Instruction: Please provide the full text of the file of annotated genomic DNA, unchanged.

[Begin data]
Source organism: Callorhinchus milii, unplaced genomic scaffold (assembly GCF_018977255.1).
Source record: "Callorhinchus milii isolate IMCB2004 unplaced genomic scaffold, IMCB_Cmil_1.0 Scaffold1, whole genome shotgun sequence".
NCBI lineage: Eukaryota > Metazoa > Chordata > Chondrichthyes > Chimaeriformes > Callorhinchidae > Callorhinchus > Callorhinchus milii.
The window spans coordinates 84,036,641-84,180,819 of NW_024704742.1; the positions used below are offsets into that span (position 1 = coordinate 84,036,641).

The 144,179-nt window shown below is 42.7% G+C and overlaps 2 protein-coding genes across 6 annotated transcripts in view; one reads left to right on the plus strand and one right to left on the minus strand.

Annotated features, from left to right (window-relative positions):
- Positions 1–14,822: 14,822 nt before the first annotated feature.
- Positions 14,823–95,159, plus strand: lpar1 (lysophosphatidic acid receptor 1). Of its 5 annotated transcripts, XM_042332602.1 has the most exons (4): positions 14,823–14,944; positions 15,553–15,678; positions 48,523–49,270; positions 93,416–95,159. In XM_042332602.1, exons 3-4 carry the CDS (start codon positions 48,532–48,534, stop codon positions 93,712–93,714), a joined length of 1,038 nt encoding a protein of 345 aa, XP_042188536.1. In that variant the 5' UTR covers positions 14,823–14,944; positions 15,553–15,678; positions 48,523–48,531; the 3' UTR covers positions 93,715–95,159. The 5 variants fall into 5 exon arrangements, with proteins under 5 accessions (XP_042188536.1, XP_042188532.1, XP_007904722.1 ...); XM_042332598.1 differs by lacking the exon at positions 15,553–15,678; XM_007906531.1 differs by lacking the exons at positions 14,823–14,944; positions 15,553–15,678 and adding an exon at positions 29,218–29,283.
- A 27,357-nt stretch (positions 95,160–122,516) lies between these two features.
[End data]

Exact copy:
Source organism: Callorhinchus milii, unplaced genomic scaffold (assembly GCF_018977255.1).
Source record: "Callorhinchus milii isolate IMCB2004 unplaced genomic scaffold, IMCB_Cmil_1.0 Scaffold1, whole genome shotgun sequence".
NCBI lineage: Eukaryota > Metazoa > Chordata > Chondrichthyes > Chimaeriformes > Callorhinchidae > Callorhinchus > Callorhinchus milii.
The window spans coordinates 84,036,641-84,180,819 of NW_024704742.1; the positions used below are offsets into that span (position 1 = coordinate 84,036,641).

The 144,179-nt window shown below is 42.7% G+C and overlaps 2 protein-coding genes across 6 annotated transcripts in view; one reads left to right on the plus strand and one right to left on the minus strand.

Annotated features, from left to right (window-relative positions):
- Positions 1–14,822: 14,822 nt before the first annotated feature.
- Positions 14,823–95,159, plus strand: lpar1 (lysophosphatidic acid receptor 1). Of its 5 annotated transcripts, XM_042332602.1 has the most exons (4): positions 14,823–14,944; positions 15,553–15,678; positions 48,523–49,270; positions 93,416–95,159. In XM_042332602.1, exons 3-4 carry the CDS (start codon positions 48,532–48,534, stop codon positions 93,712–93,714), a joined length of 1,038 nt encoding a protein of 345 aa, XP_042188536.1. In that variant the 5' UTR covers positions 14,823–14,944; positions 15,553–15,678; positions 48,523–48,531; the 3' UTR covers positions 93,715–95,159. The 5 variants fall into 5 exon arrangements, with proteins under 5 accessions (XP_042188536.1, XP_042188532.1, XP_007904722.1 ...); XM_042332598.1 differs by lacking the exon at positions 15,553–15,678; XM_007906531.1 differs by lacking the exons at positions 14,823–14,944; positions 15,553–15,678 and adding an exon at positions 29,218–29,283.
- A 27,357-nt stretch (positions 95,160–122,516) lies between these two features.